Weekend Reader for Sunday, Dec. 17

More Trump rollbacks; Some thoughts on fake news; CDC reportedly bans contentious words from its own vocabulary; our future wildfire hellscape and more cheerful news.

This week, we saw a significant retreat from the Trump Administration's assault on environmental regulation. Michael Dourson's withdrawal from consideration for EPA's top chemical safety job was one of the few personnel setbacks in the campaign to make over -- or plow under -- the EPA, Interior Department, and other agencies. Dourson's longstanding ties to the chemical industry were too much even for some anti-EPA zealots in Congress.

Nina Berman of the Columbia Journalism Review provides a useful tutorial on Fake News. It has many parallels in environmental news -- notably the much-rebuked, highly effective "Climategate" furor of 2009.

Paging George Carlin!! The Centers for Disease Control has denied reports that it's issued a list of seven banned words and terms in agency communication, including "evidence-based," "fetus" and "transgender."

The nuclear industry has talked of a renaissance over the past few years. Plagued by high costs and safety concerns, the renaissance is down to one active construction project. Georgia Power's expansion of its Plant Vogtle nuclear power complex, years behind schedule and projected to double its initial $11 billion cost estimate, may live or die after a state Public Utilities vote on Thursday.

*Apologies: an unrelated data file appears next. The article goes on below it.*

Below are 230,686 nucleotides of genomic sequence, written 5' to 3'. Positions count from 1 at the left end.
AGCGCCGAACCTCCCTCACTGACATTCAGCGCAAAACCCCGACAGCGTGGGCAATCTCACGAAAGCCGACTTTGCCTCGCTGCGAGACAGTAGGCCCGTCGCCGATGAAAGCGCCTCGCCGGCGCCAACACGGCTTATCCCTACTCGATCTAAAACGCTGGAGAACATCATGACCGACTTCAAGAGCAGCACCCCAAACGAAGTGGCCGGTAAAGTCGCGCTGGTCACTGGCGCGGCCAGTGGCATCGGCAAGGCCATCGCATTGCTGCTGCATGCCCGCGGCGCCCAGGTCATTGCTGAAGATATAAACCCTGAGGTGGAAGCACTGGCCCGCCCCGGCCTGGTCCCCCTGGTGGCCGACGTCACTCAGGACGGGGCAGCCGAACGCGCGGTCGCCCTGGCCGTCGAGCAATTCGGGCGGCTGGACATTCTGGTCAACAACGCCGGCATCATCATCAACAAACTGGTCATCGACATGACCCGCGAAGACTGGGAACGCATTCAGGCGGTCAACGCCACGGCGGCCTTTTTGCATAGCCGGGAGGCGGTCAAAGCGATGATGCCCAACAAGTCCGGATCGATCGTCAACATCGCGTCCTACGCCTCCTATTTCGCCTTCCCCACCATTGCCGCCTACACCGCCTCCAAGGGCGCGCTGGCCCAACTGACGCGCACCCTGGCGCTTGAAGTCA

Top Weekend News

Our own Brian Bienkowski analyzed a report on electronic waste, and the details are depressing. E-waste contains elements that are toxic, and some that have high value for commercial re-use. But even as the global E-waste stream grew by 8% last year, we recycle only one-fifth of this 21st Century garbage bonanza.

One of the things we try to achieve with EHN and Daily Climate is to aggregate important pieces you might not have time to see otherwise. The Conversation is a relatively new site specializing in science journalism. This week they published a fascinating piece from researcher Daniel Obrist on the stunning level of mercury contamination in the Arctic, and many ways it gets there.

My Chemical Bromance, and other Trump news

Seven words you can't say at CDC: Words previously thought to be loaded with science are now deemed to be politically loaded.

Michael Dourson's long service to the chemical industry proved too much to install him as EPA's top regulator for chemical safety. He withdrew his name from consideration just before an avalanche of his email correspondence with industry was released.

Corbin Hiar of E&E News runs down four more potential Trump nominees on energy and environment. None of the four seem quite ready for the villain status that environmentalists have conveyed to other Trump appointees.

Years behind schedule and billions over budget, America's only nuclear power construction project faces criticism.

EPA has retained a firm to "monitor" its press coverage. Reporters, be very afraid.